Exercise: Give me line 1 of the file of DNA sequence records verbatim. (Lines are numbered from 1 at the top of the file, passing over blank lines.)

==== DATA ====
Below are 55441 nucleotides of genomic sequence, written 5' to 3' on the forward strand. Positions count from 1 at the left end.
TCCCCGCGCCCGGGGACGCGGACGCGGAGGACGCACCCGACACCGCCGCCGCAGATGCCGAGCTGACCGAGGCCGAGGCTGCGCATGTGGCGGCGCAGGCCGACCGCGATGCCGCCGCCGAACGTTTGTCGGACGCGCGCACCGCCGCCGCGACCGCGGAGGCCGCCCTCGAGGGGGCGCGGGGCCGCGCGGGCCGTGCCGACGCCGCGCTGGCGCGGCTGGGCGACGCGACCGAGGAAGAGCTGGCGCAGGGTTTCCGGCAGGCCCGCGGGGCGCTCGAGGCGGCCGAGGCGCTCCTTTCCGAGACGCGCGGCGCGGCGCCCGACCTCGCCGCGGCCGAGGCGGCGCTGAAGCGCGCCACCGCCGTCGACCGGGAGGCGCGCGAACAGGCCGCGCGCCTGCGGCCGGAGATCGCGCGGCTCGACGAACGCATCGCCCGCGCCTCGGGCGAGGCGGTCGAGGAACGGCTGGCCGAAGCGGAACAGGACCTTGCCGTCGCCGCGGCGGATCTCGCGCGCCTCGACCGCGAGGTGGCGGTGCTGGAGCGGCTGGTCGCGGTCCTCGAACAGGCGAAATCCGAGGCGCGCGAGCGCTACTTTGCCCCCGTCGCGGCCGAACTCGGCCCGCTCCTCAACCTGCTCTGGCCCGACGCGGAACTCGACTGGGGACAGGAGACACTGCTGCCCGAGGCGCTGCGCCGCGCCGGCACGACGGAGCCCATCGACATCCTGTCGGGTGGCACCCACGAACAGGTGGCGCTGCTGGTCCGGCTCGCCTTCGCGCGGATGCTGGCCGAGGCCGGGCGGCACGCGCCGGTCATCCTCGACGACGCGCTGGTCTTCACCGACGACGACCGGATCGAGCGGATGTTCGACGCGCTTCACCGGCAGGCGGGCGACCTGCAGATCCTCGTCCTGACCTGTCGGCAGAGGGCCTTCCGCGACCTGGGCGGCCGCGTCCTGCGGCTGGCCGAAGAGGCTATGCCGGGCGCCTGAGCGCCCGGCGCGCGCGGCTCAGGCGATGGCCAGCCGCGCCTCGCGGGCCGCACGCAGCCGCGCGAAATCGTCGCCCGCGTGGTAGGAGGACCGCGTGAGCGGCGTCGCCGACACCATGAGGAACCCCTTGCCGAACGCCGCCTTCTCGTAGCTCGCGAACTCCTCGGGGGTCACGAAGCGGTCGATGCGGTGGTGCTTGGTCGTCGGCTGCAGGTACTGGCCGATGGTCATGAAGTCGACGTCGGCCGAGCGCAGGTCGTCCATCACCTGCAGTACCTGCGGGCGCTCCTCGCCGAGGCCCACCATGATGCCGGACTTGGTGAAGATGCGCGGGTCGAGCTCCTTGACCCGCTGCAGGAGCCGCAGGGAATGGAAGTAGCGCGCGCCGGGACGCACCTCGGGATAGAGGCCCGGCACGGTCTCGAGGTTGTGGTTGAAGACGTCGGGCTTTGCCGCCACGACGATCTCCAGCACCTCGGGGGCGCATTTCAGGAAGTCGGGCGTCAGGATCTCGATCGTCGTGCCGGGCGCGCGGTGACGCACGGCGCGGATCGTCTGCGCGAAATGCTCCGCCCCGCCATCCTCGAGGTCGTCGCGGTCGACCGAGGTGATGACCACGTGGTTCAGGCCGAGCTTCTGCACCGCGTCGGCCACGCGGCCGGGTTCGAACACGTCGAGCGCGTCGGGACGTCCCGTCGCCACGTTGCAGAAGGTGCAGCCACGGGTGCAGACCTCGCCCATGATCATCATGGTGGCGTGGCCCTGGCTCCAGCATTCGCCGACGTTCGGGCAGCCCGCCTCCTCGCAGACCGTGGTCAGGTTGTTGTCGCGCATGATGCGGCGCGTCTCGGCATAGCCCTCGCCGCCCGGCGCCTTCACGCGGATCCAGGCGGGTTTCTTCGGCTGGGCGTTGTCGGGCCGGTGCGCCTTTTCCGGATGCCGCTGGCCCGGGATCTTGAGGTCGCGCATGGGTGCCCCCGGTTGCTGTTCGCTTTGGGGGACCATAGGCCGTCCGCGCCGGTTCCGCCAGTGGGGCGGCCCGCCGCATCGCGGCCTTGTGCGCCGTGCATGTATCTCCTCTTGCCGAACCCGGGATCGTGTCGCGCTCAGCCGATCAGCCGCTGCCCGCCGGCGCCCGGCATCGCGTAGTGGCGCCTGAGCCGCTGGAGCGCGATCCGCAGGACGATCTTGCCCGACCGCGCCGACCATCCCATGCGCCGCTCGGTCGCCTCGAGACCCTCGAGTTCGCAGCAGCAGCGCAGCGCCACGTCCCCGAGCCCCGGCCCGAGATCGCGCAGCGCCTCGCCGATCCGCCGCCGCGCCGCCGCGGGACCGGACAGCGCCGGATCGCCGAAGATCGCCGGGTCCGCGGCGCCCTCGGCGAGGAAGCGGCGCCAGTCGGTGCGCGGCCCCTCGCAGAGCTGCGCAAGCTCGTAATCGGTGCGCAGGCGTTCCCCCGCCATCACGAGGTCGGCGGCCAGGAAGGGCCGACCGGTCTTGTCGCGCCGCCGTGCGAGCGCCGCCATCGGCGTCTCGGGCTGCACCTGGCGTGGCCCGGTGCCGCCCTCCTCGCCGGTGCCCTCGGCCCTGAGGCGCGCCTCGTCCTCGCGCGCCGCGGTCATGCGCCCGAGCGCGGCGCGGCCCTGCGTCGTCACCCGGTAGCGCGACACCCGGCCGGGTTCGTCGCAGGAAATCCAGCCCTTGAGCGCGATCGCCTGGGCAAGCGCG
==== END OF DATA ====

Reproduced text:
Below are 55441 nucleotides of genomic sequence, written 5' to 3' on the forward strand. Positions count from 1 at the left end.